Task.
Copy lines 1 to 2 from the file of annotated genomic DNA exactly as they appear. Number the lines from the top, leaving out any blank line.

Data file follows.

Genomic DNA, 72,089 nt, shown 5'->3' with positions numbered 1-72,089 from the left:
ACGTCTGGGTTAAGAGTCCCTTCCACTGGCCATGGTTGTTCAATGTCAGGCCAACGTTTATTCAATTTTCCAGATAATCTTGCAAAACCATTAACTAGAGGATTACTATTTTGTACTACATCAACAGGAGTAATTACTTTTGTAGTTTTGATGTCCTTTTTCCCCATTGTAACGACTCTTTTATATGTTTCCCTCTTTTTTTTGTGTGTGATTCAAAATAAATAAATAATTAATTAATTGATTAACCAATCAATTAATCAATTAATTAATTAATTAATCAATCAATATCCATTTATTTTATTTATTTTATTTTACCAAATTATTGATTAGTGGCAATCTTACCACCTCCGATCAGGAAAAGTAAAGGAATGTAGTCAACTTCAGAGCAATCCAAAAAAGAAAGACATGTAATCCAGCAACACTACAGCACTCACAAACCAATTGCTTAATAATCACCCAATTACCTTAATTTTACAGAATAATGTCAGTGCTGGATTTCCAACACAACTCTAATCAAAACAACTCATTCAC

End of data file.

Genomic DNA, 72,089 nt, shown 5'->3' with positions numbered 1-72,089 from the left:
ACGTCTGGGTTAAGAGTCCCTTCCACTGGCCATGGTTGTTCAATGTCAGGCCAACGTTTATTCAATTTTCCAGATAATCTTGCAAAACCATTAACTAGAGGATTACTATTTTGTACTACATCAACAGGAGTAATTACTTTTGTAGTTTTGATGTCCTTTTTCCCCATTGTAACGACTCTTTTATATGTTTCCCTCTTTTTTTTGTGTGTGATTCAAAATAAATAAATAATTAATTAATTGATTAACCAATCAATTAATCAATTAATTAATTAATTAATCAATCAATATCCATTTATTTTATTTATTTTATTTTACCAAATTATTGATTAGTGGCAATCTTACCACCTCCGATCAGGAAAAGTAAAGGAATGTAGTCAACTTCAGAGCAATCCAAAAAAGAAAGACATGTAATCCAGCAACACTACAGCACTCACAAACCAATTGCTTAATAATCACCCAATTACCTTAATTTTACAGAATAATGTCAGTGCTGGATTTCCAACACAACTCTAATCAAAACAACTCATTCAC